This week he's taken to pulling on his mother's hand and walking her into his bedroom where we've put an old TV with a built-in VCR. We ended up with some Baby Einstein videos, among others that I won't watch, but Xander loves them. (Too bad we don't have Seinfeld on VHS, right?) He doesn't really need his mom with him, but it's a hoot to watch him turn the TV on and put a video in. Good thing it starts the video automatically. He doesn't know Play from Rewind, but he will soon enough. He won't need us at all.

And yes, there's a TV in his bedroom. You got something to say about that?


  1. The distance to the floor is the real key...if only it were so close when I'm staggering around in the dark looking for the bathroom light!

    Ahh...the joys of toddlerhood! It is so far in the past I dare say it never happened - it went by way too quickly.

    Enjoy each step and every adventure...all too soon they are off to college!

    Cheers, Jenny

    Merry Christmas to you and your family.


  2. Oh my gosh, Seinfeld. I remember watching that when I was grade school. I probably didn't understand it, but I did watch it.

    I hear a good way to baby-proof a tree is putting it on a table that is above grabbing height.

  3. @ Jenny: Those times when I'm already close to the floor when I fall ARE much less painful, for sure. And Merry Christmas to you.

    @ McKenzie: Seinfeld deserves another round. I would guess it would be funnier if you understand it.

    Our tree is too big to go on the table. So it's in a corner blocked by furniture. He'll figure a way through before we take it down, I bet.

  4. I didn't have a TV in my room until I was eleven!


    Then again...I didn't really care too much for the noise maker until I was in school when I was three. Up until that point the best thing in the world was crawling into my Dad's lap so he could read to me.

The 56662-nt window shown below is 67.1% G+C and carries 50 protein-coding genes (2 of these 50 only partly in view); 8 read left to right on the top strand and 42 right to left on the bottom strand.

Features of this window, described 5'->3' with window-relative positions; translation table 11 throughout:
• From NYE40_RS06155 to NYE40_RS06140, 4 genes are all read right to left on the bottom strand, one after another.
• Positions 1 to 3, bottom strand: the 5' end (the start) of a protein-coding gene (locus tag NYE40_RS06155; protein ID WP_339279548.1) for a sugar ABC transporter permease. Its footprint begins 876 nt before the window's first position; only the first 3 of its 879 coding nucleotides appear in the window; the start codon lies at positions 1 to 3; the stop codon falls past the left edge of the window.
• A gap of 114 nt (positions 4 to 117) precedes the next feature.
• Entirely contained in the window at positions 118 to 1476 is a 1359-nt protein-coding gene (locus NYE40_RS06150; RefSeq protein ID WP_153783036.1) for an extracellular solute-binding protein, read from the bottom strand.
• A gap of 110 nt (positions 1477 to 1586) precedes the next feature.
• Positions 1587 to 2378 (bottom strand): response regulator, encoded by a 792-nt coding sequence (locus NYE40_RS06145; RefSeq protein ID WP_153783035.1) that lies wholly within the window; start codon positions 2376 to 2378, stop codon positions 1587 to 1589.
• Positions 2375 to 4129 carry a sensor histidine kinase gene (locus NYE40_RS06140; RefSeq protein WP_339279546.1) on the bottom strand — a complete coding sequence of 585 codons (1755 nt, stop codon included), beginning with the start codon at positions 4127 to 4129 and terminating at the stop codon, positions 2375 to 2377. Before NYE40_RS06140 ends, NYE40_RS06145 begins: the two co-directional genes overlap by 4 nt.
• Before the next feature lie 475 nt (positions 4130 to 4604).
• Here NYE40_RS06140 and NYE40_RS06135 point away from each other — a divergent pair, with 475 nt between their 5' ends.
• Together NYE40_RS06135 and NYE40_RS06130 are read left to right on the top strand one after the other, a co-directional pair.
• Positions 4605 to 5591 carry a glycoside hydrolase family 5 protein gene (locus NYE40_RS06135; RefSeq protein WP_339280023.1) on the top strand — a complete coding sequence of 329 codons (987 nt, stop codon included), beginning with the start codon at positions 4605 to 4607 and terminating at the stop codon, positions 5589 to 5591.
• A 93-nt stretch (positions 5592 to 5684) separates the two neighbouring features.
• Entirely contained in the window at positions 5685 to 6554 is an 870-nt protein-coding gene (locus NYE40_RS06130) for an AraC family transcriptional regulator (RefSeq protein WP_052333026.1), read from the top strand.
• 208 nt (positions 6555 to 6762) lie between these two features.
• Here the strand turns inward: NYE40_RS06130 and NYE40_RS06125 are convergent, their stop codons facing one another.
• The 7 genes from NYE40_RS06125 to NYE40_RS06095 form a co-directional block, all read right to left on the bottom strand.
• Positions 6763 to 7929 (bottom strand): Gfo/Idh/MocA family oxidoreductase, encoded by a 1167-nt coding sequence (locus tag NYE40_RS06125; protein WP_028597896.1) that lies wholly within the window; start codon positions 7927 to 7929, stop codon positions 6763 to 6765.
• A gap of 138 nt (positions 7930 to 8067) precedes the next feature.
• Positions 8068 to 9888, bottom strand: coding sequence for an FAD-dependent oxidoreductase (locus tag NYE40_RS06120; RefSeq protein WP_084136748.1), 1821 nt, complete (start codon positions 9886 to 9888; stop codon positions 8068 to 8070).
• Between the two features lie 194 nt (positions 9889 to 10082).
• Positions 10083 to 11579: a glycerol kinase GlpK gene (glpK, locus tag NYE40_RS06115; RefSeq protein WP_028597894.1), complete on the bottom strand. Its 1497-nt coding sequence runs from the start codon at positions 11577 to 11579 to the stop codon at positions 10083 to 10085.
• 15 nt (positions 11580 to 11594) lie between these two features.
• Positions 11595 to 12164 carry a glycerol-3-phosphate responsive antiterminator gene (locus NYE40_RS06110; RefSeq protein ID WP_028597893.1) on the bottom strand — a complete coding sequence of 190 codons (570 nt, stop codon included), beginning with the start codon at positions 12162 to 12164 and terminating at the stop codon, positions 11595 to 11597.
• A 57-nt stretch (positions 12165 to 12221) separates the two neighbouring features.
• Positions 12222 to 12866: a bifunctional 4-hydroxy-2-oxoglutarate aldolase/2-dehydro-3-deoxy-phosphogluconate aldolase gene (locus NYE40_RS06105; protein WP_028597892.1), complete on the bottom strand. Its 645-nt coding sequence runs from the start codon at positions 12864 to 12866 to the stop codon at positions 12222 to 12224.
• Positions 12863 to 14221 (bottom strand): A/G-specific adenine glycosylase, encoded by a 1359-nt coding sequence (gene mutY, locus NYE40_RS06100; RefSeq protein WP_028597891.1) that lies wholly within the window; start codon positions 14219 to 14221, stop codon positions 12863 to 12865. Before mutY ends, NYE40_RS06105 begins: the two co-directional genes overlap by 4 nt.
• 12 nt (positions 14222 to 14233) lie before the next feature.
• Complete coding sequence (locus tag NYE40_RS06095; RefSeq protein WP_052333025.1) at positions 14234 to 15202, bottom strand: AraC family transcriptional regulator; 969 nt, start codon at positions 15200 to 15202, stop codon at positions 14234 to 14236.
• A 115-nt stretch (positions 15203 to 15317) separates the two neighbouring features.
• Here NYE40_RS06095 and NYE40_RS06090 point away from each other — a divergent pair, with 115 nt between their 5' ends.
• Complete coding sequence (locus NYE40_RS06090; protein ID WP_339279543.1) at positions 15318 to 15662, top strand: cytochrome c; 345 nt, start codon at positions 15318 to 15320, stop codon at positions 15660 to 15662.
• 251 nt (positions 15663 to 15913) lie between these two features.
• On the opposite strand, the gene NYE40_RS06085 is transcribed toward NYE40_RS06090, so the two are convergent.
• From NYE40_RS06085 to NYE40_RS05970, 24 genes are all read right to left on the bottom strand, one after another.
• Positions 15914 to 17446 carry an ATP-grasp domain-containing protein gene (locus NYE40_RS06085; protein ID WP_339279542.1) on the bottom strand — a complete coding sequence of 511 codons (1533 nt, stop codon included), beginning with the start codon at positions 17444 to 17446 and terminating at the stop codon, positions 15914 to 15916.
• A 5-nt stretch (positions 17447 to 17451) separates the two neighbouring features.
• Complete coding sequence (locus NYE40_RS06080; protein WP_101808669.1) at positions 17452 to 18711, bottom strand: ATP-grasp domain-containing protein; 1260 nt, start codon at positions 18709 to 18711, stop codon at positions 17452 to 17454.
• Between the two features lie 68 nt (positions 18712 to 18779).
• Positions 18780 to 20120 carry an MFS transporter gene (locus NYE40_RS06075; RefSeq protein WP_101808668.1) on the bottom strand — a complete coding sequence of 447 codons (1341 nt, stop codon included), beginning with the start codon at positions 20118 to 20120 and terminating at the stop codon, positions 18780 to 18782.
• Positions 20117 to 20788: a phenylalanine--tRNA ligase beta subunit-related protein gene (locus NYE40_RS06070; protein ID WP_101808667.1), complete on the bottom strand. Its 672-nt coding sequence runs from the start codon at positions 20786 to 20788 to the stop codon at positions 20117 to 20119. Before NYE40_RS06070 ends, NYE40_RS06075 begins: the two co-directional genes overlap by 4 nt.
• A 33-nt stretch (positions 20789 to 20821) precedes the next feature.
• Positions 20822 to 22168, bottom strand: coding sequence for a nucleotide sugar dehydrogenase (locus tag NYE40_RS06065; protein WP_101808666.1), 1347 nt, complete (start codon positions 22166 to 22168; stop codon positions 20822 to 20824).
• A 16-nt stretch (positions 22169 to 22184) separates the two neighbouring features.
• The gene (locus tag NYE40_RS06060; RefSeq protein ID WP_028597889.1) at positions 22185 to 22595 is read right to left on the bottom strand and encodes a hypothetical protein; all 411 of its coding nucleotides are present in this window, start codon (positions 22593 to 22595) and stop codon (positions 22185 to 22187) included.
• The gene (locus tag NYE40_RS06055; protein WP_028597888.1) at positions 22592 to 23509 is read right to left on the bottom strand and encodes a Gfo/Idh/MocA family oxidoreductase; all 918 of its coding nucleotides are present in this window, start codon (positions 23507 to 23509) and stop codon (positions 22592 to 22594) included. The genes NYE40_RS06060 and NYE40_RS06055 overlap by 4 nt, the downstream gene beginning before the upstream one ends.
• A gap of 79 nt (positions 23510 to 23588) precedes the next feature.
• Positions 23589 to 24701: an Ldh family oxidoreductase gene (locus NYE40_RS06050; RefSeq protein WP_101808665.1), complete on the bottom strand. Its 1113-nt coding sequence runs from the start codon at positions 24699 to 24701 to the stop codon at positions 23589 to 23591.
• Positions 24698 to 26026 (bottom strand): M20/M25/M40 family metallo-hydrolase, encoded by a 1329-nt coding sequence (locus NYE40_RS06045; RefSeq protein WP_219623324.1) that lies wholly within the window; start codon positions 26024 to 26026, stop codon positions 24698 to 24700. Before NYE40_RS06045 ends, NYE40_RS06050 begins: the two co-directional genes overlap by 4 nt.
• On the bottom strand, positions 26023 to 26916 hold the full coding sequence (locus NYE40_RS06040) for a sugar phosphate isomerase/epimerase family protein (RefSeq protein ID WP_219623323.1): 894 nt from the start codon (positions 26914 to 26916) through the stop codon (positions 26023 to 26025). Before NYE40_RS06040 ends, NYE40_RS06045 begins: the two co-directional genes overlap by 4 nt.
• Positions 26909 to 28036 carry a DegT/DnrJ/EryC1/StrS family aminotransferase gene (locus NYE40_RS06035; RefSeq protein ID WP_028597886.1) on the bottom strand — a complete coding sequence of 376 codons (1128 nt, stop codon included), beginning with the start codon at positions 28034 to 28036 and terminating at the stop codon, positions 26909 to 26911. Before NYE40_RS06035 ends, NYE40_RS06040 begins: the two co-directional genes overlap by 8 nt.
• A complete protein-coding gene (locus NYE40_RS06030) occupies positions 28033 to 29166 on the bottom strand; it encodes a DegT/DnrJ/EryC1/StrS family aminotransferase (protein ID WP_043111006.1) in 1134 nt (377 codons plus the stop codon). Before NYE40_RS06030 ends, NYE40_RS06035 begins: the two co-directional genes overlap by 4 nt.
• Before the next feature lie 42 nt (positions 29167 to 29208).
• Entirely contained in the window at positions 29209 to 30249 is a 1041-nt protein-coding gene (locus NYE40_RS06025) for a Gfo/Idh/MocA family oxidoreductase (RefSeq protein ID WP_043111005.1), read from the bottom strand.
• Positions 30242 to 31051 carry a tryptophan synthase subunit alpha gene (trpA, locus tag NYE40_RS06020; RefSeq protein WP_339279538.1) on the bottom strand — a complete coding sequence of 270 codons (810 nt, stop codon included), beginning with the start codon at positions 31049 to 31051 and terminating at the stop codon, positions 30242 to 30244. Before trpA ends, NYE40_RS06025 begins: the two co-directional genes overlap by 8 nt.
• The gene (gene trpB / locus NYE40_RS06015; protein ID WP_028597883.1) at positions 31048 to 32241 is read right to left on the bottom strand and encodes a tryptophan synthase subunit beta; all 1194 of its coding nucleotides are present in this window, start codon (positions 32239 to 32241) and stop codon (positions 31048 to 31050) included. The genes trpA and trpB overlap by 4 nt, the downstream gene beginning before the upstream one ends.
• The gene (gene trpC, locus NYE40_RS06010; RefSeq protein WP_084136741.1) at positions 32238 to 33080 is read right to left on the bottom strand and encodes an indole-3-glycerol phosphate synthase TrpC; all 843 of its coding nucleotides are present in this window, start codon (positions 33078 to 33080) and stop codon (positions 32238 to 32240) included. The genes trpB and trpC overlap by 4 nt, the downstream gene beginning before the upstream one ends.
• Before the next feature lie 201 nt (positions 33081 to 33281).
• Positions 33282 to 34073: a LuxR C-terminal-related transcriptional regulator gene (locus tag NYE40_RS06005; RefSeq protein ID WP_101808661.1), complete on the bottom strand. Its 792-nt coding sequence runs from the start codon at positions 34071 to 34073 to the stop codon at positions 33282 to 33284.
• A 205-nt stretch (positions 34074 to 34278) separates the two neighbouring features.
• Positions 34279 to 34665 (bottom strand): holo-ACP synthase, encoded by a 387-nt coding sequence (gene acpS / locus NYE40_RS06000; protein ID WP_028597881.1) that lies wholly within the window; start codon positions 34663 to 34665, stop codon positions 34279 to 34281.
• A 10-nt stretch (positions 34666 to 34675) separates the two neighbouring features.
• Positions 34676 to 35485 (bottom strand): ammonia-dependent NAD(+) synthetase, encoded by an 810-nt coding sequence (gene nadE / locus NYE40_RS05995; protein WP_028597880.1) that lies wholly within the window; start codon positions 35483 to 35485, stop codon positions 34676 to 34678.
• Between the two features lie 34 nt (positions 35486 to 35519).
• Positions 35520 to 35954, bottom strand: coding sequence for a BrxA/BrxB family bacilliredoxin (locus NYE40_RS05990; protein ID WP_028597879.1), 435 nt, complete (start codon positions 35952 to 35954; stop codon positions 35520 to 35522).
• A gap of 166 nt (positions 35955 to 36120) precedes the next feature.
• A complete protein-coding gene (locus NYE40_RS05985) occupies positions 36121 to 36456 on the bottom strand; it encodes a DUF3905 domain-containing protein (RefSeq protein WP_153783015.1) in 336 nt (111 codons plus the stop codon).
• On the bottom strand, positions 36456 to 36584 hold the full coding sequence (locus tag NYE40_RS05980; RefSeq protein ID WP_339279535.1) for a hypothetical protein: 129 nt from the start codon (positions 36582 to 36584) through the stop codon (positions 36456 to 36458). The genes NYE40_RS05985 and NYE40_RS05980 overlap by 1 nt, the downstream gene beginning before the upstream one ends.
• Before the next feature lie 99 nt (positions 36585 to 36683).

5. I love television so I approve of this message. Sounds like you are a great father.

  6. @ Chanel: It's teenagers who don't need TVs in their rooms. And it's pretty cool when your child climbs into your lap with a book to read. I bet your dad loved it.

    @ Michael: Thanks. And your moniker seems to get more and more impressive. It's nice to have the approval of a supra-genius.

    @ Bryan: Are you ready for the airing of grievances?

  7. You really caught me with that Maronda/Madonna thing. Imagining a toddler with Madonna thighs made me go "Ew!" all day long.

    Let the games begin!

  8. I can't believe you knew enough to prevent the Madonna misread. I TOTALLY read Madonna. Way to know your audience.

    Also? That video? Ridiculously adorable.

  9. @ darev and Nikki: I think I was reviewing before posting and might have thought myself that I had written Madonna. So I had to add the clarification. Plus, it gave an opportunity to add a sexy soccer photo.